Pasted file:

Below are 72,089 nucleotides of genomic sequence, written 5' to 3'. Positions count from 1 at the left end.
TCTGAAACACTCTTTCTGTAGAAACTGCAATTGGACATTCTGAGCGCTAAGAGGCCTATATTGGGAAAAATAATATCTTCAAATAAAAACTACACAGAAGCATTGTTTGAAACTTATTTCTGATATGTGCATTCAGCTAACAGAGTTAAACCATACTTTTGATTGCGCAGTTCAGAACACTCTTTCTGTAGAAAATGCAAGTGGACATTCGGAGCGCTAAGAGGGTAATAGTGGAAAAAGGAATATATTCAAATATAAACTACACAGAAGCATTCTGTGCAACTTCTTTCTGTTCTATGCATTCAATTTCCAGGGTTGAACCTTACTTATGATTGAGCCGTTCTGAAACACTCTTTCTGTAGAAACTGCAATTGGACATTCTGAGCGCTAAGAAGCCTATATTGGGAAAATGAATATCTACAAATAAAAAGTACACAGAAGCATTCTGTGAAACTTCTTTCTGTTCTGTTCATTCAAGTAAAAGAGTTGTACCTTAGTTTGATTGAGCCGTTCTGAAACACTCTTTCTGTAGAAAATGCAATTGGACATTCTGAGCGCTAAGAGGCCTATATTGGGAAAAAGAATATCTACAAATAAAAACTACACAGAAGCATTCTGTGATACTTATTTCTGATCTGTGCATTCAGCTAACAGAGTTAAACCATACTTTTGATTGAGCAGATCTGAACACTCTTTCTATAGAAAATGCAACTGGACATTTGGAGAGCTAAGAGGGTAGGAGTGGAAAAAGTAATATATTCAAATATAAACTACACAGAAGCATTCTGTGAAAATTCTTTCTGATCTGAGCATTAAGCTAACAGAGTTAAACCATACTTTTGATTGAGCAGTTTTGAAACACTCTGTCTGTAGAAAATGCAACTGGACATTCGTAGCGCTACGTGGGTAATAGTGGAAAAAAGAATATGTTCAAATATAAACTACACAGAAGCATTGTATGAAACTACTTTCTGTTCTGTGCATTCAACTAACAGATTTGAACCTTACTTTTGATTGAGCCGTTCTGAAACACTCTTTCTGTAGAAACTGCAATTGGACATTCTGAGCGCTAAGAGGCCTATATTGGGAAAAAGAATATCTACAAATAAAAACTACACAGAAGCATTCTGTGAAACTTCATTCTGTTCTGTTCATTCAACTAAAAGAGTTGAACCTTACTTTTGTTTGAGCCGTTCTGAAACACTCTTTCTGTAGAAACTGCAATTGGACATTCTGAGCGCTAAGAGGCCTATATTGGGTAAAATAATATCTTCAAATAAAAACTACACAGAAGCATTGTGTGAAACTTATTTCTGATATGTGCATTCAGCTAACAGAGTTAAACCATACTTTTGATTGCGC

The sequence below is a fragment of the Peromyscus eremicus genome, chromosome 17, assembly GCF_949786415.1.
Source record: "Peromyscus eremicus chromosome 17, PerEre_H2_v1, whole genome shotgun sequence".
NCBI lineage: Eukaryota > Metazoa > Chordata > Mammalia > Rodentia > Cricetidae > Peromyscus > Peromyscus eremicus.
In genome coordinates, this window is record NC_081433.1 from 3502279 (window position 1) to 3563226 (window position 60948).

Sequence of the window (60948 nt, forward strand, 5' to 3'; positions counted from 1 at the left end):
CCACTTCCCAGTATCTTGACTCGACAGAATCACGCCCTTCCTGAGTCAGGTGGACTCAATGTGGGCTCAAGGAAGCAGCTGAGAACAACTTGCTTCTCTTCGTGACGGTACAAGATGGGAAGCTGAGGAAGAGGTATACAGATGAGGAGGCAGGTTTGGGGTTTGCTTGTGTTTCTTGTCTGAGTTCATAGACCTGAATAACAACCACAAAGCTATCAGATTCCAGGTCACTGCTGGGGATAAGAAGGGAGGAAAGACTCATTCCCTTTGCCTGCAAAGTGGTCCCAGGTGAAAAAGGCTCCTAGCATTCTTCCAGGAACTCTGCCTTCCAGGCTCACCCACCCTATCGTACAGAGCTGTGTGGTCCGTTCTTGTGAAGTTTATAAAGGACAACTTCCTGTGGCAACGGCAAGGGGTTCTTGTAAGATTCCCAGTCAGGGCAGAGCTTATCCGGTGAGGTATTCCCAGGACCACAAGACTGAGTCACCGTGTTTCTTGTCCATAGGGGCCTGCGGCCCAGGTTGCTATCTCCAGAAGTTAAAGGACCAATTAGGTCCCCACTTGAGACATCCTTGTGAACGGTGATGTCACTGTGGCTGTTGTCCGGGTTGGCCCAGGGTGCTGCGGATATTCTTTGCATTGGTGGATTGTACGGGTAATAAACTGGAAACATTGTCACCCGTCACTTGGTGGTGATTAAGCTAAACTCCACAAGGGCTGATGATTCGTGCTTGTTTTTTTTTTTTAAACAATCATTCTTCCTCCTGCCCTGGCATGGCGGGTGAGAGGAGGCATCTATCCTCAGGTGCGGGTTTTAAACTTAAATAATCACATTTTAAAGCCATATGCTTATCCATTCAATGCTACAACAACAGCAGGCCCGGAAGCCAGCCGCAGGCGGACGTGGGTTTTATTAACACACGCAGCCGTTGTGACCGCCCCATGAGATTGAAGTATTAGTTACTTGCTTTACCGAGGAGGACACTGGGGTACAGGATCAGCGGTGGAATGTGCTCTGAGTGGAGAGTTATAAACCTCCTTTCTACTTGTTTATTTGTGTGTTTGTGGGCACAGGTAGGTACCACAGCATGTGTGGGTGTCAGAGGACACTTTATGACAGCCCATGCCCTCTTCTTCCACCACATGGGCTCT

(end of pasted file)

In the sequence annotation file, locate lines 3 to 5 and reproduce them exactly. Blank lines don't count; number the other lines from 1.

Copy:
The sequence below is a fragment of the Peromyscus eremicus genome, chromosome 17, assembly GCF_949786415.1.
Source record: "Peromyscus eremicus chromosome 17, PerEre_H2_v1, whole genome shotgun sequence".
NCBI lineage: Eukaryota > Metazoa > Chordata > Mammalia > Rodentia > Cricetidae > Peromyscus > Peromyscus eremicus.